Finally, I am concerned about something I call virtual redlining. I assume that third party providers will not spend money trying to reach customers they don't find “desirable”, and that access providers will accomodate this. For analogy, consider how advertising rates in broadcasting are now linked to demographic ratings analysis. Companies pay top dollar for advertising on television shows that attract white 18-35 year old males, and pitch their products for that market on shows that command that demographic. Other shows with different demographics get different advertisements and advertisers pay less for these “less desirable” customers.
I see no reason we will not see the same phenomenom if third parties must pay for premium access to customers. Third party providers of content and services will seek to maximize delivery to “desirable” customers in the wealthiest zip codes. Providers and services targetting particular demographics will pay greater or lesser premiums based the percieved desirability of maximizing access to those zip codes. I leave it as an exercise to the reader to determine if this is a positive market efficiency or not.
I've read Phil's “Third Way” paper and agree with much of what he says. My problem is that Phil seems to think that bad results would occur only if ISPs acted from an anti-competitive bias. Accordingly, increasing transparency (for both efficiency and ease of enforcement) and prohibiting anticompetitive discrimination solve the possible problems while allowing markets to capture efficiencies.
I don't think that's true. Bad results can happen, as I hope my arguments above (and spelled out in more detail on the posts to which I have linked) show, even if we follow Phil's recommendations of having clear and neutrally available “premium” policies. Because allowing ISPs to sell premium access to thrid parties, indifferent to user preferences, creates its own set of negative consequences independent of any discriminatory intent.
I am also deeply suspicious of the supposed superiority of post hoc enforcement to prophylactic regulation. (Unsurprisingly, I've written at length on this subject as well.) Prophylactic rules let parties know in advance what they can and can't do. Combined with swift enforcement for clear violations, they save a lot of time in negotiations. By contrast, making rules on a case-by-case basis via after the fact adjudications encourages parties to keep pushing the envelope on prohibitted behavior until they get smacked by the agency. Then they complain that the agency didn't give them fair warning.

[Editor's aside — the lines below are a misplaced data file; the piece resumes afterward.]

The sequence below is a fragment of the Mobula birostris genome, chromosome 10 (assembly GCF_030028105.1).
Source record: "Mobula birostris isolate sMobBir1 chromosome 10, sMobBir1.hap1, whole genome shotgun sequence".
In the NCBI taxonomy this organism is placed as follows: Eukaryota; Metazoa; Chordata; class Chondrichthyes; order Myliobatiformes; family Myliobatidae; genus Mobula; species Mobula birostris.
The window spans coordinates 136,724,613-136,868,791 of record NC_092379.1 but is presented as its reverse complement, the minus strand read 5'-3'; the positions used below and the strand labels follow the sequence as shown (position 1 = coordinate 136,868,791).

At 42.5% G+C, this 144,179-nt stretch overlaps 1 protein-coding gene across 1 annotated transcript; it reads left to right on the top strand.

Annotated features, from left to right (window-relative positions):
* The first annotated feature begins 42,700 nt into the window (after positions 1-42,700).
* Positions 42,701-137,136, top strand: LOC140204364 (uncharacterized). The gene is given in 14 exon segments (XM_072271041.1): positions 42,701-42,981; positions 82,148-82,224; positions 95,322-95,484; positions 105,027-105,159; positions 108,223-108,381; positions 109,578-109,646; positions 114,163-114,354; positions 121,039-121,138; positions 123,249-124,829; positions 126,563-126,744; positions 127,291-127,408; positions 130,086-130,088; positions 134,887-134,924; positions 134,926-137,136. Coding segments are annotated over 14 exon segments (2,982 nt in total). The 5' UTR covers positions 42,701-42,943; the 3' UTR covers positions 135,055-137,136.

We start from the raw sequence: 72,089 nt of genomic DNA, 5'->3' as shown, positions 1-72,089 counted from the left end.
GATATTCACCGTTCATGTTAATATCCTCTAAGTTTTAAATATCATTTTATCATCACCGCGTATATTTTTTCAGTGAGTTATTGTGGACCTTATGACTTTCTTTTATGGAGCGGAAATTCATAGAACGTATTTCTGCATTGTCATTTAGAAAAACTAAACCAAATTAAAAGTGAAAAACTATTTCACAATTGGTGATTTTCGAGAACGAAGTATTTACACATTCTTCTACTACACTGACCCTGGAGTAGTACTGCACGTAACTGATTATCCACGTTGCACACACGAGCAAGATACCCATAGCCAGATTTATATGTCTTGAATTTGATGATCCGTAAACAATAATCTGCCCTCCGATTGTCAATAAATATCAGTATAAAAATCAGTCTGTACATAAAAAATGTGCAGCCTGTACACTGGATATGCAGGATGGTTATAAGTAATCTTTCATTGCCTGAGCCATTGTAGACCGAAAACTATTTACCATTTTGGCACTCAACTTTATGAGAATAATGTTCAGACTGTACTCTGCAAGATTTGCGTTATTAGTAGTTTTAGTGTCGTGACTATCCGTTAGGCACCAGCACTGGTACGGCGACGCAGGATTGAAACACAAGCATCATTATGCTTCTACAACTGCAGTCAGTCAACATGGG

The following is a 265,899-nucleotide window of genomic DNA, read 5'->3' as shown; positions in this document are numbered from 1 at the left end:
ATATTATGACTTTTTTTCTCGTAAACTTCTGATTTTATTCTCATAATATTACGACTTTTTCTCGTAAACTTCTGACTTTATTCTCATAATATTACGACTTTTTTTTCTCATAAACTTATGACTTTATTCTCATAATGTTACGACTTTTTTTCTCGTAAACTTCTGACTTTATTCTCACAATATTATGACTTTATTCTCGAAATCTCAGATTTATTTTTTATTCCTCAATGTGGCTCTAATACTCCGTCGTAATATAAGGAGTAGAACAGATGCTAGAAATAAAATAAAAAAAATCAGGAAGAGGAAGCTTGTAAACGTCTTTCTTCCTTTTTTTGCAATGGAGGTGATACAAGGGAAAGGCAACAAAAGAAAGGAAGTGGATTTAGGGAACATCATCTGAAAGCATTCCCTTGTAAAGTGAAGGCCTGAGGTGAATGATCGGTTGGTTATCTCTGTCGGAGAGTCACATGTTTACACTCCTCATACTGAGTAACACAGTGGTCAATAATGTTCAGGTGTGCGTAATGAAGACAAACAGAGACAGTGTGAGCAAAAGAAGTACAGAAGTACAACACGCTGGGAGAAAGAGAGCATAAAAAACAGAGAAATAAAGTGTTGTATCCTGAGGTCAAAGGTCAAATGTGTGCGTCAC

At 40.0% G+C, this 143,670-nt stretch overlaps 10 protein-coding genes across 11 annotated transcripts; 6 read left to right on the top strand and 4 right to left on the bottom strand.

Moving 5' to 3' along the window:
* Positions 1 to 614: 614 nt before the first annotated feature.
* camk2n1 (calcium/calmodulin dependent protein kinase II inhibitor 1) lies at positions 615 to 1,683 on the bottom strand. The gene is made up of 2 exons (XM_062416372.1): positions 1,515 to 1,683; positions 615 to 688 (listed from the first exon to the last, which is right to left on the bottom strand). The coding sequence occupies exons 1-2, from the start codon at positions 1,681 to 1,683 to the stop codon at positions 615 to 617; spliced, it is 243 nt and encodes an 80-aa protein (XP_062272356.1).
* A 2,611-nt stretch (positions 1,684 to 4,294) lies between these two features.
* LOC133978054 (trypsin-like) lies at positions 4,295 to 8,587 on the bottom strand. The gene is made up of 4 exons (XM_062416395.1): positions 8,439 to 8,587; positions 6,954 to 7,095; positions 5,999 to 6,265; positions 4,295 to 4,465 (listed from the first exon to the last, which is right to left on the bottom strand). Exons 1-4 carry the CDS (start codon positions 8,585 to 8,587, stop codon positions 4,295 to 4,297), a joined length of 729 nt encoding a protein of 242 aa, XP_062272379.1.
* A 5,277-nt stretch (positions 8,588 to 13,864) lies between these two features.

Please note that prohibiting “Whitacre tiering” does not mean the end of innovation or even the end of tiered provisioning. What I object to is allowing third parties to establish user preferences. I, at least, would be happy with a system that lets users designate certain third parties for premium delivery (essentially a specialized form of “subscriber tiering”). For example, this could be something like Comcast's “power boost,” but where a user pays to get available excess capacity for downloads on a transaction by transaction basis. This would concievably capture many of the advantages that Phil and others forsee in differentiated offerings, but not create the negative incentives and negative consequences I've described above. It would also resolve the problem of the so-called “power users,” where a handful of users absorb the vast amount of available capacity on the network.
I recognize that my policy prescription may cut off some potential benefits. Not all deals between ISPs and content or service providers would necessarily be bad. But, trying to predict the behavior of the various actors, I think we have a much better internet, and therefore a much better public policy, if we keep the internet open and don't let last mile providers get in the way.